Since 2011, the Sepsis Alliance has recognized September as Sepsis Awareness Month. Sepsis occurs when an existing infection triggers an extreme chemical response in the body. When this happens, the body attacks itself instead of the source of infection. Sepsis ranges from mild to severe, with septic shock being the most life-threatening.
The Sepsis Alliance uses the acronym “TIME” to help people recognize common symptoms. The first two letters represent temperature and infection. While a fever usually indicates an infection, a lower body temperature can be a sign of sepsis. A person may also exhibit chills, shivering, and sweaty or clammy skin.
Someone experiencing mental decline (M) and extremely ill feelings (E) of pain or discomfort along with abnormal body temperature and infection should seek immediate medical treatment for severe sepsis. A patient with severe sepsis may become easily confused or disoriented. Extreme fatigue and sleepiness are also warning signs.
A low blood pressure, especially a systolic pressure less than 100, can lead to blood clots, organ failure, and tissue death. If the systolic pressure drops below 65, the patient can go into septic shock. Other indicators include a rapid resting heart rate or pulse above 90 beats per minute and a respiratory rate of more than 22 breaths per minute.
A septic patient will be admitted to a hospital’s intensive care unit (ICU). The medical team will treat the patient with various antibiotics to combat the infection along with intravenous fluids and vasopressors to increase blood pressure. Depending on the cause of infection and resulting complications, the patient might need surgery, other medications, and supportive care.
Who is at risk?
Anyone with an infection can be at risk for sepsis. Certain populations are more susceptible: people 65 and older, infants, the chronically ill, the immunocompromised, and sepsis survivors. Crohn’s and ulcerative colitis patients are especially vulnerable because of the conditions associated with their disease and the immunosuppressants they take to treat them.
Sepsis affects 1.7 million people and causes more than 270,000 deaths each year. Every two seconds, someone dies from sepsis. I almost became a statistic twice.
My battles with sepsis
I first had sepsis in 2006. I was feverish and fatigued all week. My primary care physician prescribed an antibiotic on a Thursday, and he instructed me to go to the emergency room if my fever returned or went above 101 F over the weekend.
On Friday, my temperature was normal. I left work early after completing a stressful project. A friend had given me a gift card to a spa, and I thought the detoxifying effects of a relaxing deep-tissue massage and salt-scrub body polish would be beneficial. Instead, I believe my first and only spa day released toxins into my bloodstream, causing sepsis.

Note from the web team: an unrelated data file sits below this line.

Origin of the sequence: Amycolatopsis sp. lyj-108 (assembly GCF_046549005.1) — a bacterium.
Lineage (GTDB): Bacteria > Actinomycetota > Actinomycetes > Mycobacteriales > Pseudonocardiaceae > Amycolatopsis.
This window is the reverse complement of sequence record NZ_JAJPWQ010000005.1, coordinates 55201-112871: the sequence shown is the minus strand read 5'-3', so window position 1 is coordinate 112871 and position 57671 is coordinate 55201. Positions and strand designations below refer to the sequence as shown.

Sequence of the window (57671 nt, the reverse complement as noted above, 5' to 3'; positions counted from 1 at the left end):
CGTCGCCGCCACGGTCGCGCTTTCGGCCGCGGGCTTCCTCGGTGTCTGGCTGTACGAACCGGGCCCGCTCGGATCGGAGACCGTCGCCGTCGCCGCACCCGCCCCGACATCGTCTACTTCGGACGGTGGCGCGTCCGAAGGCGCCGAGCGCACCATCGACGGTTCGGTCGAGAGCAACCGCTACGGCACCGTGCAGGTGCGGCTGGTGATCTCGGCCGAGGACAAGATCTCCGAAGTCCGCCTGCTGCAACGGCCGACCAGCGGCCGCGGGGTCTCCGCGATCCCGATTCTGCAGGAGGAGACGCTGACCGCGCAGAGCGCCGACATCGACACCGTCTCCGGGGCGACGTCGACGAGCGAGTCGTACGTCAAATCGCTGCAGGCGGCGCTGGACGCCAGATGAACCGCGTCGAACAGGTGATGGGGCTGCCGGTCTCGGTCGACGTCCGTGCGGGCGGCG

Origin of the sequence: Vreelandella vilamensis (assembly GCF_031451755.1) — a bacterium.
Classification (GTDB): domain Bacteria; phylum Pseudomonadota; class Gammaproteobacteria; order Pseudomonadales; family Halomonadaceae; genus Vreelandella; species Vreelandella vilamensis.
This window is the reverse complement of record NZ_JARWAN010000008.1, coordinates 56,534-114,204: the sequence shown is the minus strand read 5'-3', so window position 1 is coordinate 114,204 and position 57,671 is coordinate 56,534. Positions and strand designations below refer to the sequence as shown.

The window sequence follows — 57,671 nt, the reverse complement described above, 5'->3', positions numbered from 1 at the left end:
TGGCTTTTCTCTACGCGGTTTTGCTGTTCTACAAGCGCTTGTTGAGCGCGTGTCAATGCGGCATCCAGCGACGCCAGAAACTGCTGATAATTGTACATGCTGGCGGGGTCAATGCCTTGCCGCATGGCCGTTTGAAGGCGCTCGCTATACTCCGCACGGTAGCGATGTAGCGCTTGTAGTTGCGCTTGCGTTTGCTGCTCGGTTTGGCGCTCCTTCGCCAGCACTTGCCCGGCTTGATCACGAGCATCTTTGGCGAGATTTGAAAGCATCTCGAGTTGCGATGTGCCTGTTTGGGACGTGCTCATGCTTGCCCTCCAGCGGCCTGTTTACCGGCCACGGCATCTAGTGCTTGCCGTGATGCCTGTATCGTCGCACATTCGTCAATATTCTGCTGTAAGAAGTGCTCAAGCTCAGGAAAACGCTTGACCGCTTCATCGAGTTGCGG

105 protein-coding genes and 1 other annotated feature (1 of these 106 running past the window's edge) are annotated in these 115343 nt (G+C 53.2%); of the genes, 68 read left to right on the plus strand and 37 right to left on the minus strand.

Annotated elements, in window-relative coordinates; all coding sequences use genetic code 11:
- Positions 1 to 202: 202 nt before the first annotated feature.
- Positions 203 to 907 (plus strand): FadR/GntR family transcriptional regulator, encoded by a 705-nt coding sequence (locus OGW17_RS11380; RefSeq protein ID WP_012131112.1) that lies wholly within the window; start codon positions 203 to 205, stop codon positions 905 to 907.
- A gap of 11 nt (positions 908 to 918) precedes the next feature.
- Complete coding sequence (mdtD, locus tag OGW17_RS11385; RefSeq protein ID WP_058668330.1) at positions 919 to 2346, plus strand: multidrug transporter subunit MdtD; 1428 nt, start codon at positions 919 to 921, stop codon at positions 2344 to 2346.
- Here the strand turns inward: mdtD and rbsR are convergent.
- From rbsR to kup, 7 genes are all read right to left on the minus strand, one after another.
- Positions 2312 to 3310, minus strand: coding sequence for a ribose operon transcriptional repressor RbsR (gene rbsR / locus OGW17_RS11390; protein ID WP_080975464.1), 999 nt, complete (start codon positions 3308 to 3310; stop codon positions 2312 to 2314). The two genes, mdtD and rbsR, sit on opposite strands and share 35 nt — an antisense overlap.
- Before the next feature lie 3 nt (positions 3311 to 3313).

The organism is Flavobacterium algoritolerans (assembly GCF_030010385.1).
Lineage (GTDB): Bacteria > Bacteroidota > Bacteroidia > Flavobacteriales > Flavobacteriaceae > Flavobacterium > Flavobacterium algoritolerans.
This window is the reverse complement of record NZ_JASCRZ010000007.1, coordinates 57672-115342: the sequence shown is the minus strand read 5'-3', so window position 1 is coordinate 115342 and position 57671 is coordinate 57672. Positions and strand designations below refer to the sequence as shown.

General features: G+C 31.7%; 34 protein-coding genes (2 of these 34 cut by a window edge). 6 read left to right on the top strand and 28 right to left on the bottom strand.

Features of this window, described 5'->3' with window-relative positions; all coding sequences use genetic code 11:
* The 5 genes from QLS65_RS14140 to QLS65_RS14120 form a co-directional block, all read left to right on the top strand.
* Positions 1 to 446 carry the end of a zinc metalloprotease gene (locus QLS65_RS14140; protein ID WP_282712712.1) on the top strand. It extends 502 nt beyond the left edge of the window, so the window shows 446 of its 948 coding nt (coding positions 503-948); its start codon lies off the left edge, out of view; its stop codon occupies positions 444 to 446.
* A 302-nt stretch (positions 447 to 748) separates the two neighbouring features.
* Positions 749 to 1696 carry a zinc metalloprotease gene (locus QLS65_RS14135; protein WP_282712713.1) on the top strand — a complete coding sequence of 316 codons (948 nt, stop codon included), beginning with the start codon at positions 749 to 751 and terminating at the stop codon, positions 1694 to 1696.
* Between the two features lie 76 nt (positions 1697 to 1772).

I woke up Saturday morning with a fever of 101 F. My sister drove me to the emergency room, and in a matter of hours, I went into septic shock. When my blood pressure dropped to 70/30, I was admitted to ICU. The last thing I remember before losing consciousness was my sister kissing my forehead. A few days later, my gastroenterologist diagnosed me with Crohn’s.
After my first brush with sepsis, I thought I would recognize the symptoms. On the contrary, three years ago this week, not only was I septic, but also I was in liver failure and acute renal failure.
Like the first time, I had fatigue and couldn’t concentrate, but my fever never went above 100 F. When the chills started and I began shivering uncontrollably one weekend, my husband begged me to call my doctor. I was scheduled for bloodwork on Monday and had an appointment with my gastroenterologist at the end of the week. Somehow, I convinced my husband I would be fine until then.
On Tuesday, my doctor called with my lab results, which he never does. That night, I began my four-week stay in the ICU at the transplant hospital. Being septic, I was ineligible to be listed on the national organ transplant registry. Doctors were able to control my infection after a week of antibiotics and dialysis. I was placed at the top of the transplant list, and within 48 hours, I received my new liver.
Life after sepsis
Some sepsis survivors suffer from post-sepsis syndrome, which includes long-term physical and psychological effects. Damaged organs or tissues might cause pain or require future medical care. A patient might notice a decrease in cognitive function as well. Emotionally, someone might have post-traumatic stress disorder and experience insomnia, depression, low self-esteem, hallucinations, and other psychological disorders.
I’m fortunate that I was able to recover from sepsis twice without complications. As a liver transplant recipient, I can’t afford to be septic again. Sepsis could cause me to go into rejection, and a third TIME won’t be a charm.
Note: IBD News Today is strictly a news and information website about the disease. It does not provide medical advice, diagnosis, or treatment. This content is not intended to be a substitute for professional medical advice, diagnosis, or treatment. Always seek the advice of your physician or other qualified health providers with any questions you may have regarding a medical condition. Never disregard professional medical advice or delay in seeking it because of something you have read on this website. The opinions expressed in this column are not those of IBD News Today, or its parent company, BioNews, and are intended to spark discussion about issues pertaining to IBD.
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